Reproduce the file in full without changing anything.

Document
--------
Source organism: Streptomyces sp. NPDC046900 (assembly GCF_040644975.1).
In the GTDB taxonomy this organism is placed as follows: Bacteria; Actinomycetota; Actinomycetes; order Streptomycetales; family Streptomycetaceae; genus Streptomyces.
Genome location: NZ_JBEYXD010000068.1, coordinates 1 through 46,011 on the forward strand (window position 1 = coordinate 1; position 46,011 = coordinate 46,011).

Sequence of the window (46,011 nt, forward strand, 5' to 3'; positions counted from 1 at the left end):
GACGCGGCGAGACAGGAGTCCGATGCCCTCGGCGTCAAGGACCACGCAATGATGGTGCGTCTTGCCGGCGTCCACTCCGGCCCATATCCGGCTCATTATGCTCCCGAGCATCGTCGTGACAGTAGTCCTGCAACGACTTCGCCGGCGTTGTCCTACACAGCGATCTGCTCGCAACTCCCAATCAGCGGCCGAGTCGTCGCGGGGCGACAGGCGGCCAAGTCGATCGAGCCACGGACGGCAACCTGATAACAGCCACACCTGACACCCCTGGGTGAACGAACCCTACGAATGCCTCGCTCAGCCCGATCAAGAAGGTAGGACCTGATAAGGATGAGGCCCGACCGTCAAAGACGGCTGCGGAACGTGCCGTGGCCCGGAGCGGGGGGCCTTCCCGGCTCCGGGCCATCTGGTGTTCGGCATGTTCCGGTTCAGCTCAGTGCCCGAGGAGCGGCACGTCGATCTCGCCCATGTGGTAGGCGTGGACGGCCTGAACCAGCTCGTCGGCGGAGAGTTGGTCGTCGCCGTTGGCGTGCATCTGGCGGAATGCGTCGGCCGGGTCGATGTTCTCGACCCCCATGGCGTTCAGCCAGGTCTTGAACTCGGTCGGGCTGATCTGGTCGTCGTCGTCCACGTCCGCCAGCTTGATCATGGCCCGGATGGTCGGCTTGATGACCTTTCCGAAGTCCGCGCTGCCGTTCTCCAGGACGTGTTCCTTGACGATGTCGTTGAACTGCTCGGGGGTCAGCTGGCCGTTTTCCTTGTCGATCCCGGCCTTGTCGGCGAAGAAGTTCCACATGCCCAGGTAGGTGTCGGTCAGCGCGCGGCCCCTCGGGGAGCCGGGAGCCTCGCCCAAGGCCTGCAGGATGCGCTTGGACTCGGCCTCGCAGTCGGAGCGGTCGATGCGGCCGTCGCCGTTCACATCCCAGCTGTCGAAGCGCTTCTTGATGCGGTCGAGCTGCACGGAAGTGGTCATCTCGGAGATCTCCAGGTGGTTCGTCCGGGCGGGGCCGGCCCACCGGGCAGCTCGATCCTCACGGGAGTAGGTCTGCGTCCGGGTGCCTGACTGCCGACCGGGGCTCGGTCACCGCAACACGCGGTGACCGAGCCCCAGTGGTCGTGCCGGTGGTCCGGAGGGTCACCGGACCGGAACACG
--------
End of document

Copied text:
Source organism: Streptomyces sp. NPDC046900 (assembly GCF_040644975.1).
In the GTDB taxonomy this organism is placed as follows: Bacteria; Actinomycetota; Actinomycetes; order Streptomycetales; family Streptomycetaceae; genus Streptomyces.
Genome location: NZ_JBEYXD010000068.1, coordinates 1 through 46,011 on the forward strand (window position 1 = coordinate 1; position 46,011 = coordinate 46,011).

Sequence of the window (46,011 nt, forward strand, 5' to 3'; positions counted from 1 at the left end):
GACGCGGCGAGACAGGAGTCCGATGCCCTCGGCGTCAAGGACCACGCAATGATGGTGCGTCTTGCCGGCGTCCACTCCGGCCCATATCCGGCTCATTATGCTCCCGAGCATCGTCGTGACAGTAGTCCTGCAACGACTTCGCCGGCGTTGTCCTACACAGCGATCTGCTCGCAACTCCCAATCAGCGGCCGAGTCGTCGCGGGGCGACAGGCGGCCAAGTCGATCGAGCCACGGACGGCAACCTGATAACAGCCACACCTGACACCCCTGGGTGAACGAACCCTACGAATGCCTCGCTCAGCCCGATCAAGAAGGTAGGACCTGATAAGGATGAGGCCCGACCGTCAAAGACGGCTGCGGAACGTGCCGTGGCCCGGAGCGGGGGGCCTTCCCGGCTCCGGGCCATCTGGTGTTCGGCATGTTCCGGTTCAGCTCAGTGCCCGAGGAGCGGCACGTCGATCTCGCCCATGTGGTAGGCGTGGACGGCCTGAACCAGCTCGTCGGCGGAGAGTTGGTCGTCGCCGTTGGCGTGCATCTGGCGGAATGCGTCGGCCGGGTCGATGTTCTCGACCCCCATGGCGTTCAGCCAGGTCTTGAACTCGGTCGGGCTGATCTGGTCGTCGTCGTCCACGTCCGCCAGCTTGATCATGGCCCGGATGGTCGGCTTGATGACCTTTCCGAAGTCCGCGCTGCCGTTCTCCAGGACGTGTTCCTTGACGATGTCGTTGAACTGCTCGGGGGTCAGCTGGCCGTTTTCCTTGTCGATCCCGGCCTTGTCGGCGAAGAAGTTCCACATGCCCAGGTAGGTGTCGGTCAGCGCGCGGCCCCTCGGGGAGCCGGGAGCCTCGCCCAAGGCCTGCAGGATGCGCTTGGACTCGGCCTCGCAGTCGGAGCGGTCGATGCGGCCGTCGCCGTTCACATCCCAGCTGTCGAAGCGCTTCTTGATGCGGTCGAGCTGCACGGAAGTGGTCATCTCGGAGATCTCCAGGTGGTTCGTCCGGGCGGGGCCGGCCCACCGGGCAGCTCGATCCTCACGGGAGTAGGTCTGCGTCCGGGTGCCTGACTGCCGACCGGGGCTCGGTCACCGCAACACGCGGTGACCGAGCCCCAGTGGTCGTGCCGGTGGTCCGGAGGGTCACCGGACCGGAACACG